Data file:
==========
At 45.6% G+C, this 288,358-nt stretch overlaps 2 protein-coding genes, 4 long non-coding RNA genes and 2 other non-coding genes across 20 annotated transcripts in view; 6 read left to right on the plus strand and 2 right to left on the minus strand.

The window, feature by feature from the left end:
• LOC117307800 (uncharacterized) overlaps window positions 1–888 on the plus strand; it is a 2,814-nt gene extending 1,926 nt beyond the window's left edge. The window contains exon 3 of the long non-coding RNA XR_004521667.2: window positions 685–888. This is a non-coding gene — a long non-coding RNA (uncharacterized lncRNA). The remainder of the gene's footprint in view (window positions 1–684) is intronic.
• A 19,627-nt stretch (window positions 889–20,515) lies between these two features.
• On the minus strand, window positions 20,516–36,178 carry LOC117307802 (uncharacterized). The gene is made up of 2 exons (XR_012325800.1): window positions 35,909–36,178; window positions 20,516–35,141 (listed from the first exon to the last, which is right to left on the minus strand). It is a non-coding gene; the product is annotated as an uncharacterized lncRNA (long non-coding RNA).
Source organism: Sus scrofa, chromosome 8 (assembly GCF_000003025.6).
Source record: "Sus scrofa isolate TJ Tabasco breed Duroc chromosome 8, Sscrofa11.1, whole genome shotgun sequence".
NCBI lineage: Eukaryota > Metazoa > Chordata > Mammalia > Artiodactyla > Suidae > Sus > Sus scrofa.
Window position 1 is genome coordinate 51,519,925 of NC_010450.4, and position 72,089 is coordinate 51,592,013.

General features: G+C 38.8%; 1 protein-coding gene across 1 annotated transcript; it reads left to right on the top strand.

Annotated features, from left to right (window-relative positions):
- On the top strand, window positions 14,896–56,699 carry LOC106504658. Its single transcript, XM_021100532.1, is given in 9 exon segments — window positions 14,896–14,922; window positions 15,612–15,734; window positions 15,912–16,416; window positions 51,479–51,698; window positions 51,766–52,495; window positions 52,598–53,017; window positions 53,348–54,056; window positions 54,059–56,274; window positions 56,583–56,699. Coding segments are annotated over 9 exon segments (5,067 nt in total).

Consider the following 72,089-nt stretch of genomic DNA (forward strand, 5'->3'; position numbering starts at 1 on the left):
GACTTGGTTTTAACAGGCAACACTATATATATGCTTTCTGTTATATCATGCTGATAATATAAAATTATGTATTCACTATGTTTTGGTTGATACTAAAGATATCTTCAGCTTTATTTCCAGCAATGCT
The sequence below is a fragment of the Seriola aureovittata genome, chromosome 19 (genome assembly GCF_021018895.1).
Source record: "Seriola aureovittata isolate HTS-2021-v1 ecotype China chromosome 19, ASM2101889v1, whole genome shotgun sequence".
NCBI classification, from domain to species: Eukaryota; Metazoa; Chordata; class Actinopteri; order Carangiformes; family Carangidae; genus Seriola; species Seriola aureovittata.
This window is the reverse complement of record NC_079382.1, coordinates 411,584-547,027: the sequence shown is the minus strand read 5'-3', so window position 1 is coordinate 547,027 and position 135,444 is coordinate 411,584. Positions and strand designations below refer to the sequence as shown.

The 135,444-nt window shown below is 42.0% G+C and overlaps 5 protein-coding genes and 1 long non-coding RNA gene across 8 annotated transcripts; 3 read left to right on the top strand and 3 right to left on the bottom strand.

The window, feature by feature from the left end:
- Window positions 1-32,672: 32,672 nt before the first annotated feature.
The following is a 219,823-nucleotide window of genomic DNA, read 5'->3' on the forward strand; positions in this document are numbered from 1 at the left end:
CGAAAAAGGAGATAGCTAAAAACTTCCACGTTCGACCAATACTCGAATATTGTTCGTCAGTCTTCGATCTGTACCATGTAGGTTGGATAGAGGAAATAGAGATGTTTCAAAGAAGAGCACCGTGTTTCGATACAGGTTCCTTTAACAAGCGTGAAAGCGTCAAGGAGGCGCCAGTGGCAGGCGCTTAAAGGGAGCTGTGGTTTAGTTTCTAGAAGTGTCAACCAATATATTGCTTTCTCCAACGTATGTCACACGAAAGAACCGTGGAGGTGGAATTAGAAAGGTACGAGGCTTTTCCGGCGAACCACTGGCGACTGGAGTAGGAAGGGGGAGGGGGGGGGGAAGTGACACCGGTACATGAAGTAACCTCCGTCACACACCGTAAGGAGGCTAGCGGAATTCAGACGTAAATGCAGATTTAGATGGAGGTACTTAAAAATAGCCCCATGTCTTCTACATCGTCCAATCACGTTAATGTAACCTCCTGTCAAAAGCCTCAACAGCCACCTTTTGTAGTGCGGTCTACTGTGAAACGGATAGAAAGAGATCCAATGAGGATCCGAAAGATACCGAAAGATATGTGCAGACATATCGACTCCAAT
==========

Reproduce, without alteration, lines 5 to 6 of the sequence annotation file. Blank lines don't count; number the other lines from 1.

• On the minus strand, window positions 20,516–36,178 carry LOC117307802 (uncharacterized). The gene is made up of 2 exons (XR_012325800.1): window positions 35,909–36,178; window positions 20,516–35,141 (listed from the first exon to the last, which is right to left on the minus strand). It is a non-coding gene; the product is annotated as an uncharacterized lncRNA (long non-coding RNA).
Source organism: Sus scrofa, chromosome 8 (assembly GCF_000003025.6).